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Pope Francis greets a family at the end of an audience with people with disabilities on Saturday in the Vatican’s Clementine Hall (CNS/Vatican Media)

Making churches accessible and services understandable is important but having wheelchair ramps and sign-language interpreters is not enough for a parish to call itself “inclusive”, Pope Francis said at the weekend. Source: CNS.

The Church also must meet people’s needs for “belonging, relating to others and cultivating their spiritual lives so they experience the fullness and blessing of the Lord” for the “unique and marvellous gift” that they are, the Pope told a group of people with disabilities and those who minister with them.

The Pope’s meeting with the group on Saturday marked the International Day for Persons with Disabilities; the Pope also issued a written message for the occasion.

In the meeting, Pope Francis called for the “conversion” of the Catholic community to move from using inclusion as a “slogan” to ensuring people with disabilities are welcomed, integrated, recognised and supported as full members of the community.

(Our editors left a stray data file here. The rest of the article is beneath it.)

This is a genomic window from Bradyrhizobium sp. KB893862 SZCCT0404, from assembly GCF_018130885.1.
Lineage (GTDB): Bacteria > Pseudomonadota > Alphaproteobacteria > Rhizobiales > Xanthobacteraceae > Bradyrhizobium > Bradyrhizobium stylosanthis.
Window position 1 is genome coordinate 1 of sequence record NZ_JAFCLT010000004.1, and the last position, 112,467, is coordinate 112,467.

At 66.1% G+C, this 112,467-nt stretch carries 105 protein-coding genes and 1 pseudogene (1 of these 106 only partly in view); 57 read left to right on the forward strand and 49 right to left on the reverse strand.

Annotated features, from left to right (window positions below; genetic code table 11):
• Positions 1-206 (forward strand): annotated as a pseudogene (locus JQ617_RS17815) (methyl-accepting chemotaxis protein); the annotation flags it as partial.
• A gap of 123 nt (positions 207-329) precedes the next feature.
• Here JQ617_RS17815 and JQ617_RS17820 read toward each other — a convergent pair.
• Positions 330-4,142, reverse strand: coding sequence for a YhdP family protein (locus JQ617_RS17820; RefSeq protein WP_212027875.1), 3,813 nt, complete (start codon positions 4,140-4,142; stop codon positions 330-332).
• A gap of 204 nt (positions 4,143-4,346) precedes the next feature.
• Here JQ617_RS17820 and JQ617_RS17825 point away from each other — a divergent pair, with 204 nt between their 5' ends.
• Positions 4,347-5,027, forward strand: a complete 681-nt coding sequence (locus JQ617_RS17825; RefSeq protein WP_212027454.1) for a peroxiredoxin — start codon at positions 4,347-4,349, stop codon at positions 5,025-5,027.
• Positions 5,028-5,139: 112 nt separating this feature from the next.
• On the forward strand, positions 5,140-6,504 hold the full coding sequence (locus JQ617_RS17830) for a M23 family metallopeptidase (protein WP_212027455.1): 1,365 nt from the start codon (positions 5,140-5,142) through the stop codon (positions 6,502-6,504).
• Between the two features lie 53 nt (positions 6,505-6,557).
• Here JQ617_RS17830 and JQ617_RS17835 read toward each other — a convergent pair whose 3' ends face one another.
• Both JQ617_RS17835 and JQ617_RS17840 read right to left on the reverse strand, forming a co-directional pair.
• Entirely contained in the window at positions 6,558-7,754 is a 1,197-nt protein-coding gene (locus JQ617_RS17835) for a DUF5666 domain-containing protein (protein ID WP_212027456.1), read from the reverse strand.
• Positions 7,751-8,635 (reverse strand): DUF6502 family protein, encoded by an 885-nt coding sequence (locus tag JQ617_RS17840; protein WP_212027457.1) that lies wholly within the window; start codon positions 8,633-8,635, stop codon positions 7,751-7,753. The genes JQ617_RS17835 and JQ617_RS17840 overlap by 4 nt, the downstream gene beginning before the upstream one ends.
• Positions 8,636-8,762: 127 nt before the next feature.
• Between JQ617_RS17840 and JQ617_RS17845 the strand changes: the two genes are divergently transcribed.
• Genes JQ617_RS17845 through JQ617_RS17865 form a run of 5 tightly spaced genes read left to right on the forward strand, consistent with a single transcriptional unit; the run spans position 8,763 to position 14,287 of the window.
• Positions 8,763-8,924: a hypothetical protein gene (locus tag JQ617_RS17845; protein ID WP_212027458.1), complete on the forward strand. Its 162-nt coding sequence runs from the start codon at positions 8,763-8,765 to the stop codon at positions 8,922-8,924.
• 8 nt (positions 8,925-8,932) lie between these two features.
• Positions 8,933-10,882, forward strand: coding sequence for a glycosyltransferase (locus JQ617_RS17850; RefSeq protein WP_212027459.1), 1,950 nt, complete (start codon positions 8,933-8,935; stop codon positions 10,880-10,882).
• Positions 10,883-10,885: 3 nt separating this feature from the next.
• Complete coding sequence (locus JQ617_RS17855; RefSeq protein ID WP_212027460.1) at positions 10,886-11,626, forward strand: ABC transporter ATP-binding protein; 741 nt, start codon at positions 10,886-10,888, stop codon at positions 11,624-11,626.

“There is no inclusion if the experience of fraternity and mutual communion is missing,” the Pope said. “There is no inclusion if there is no conversion in the practices of coexistence and relationships.”

Inclusion, he said, means “each person, with his or her limitations and gifts, feels encouraged to do his or her part for the good of the entire ecclesial body and for the good of society as a whole.”

In his written message for the international day, Pope Francis focused on how Catholics with disabilities can teach others one of the central messages of the Gospel: human beings need God’s love, mercy and strength.


Being ‘inclusive’ of those with disabilities means valuing them, Pope says (By Cindy Wooden, CNS)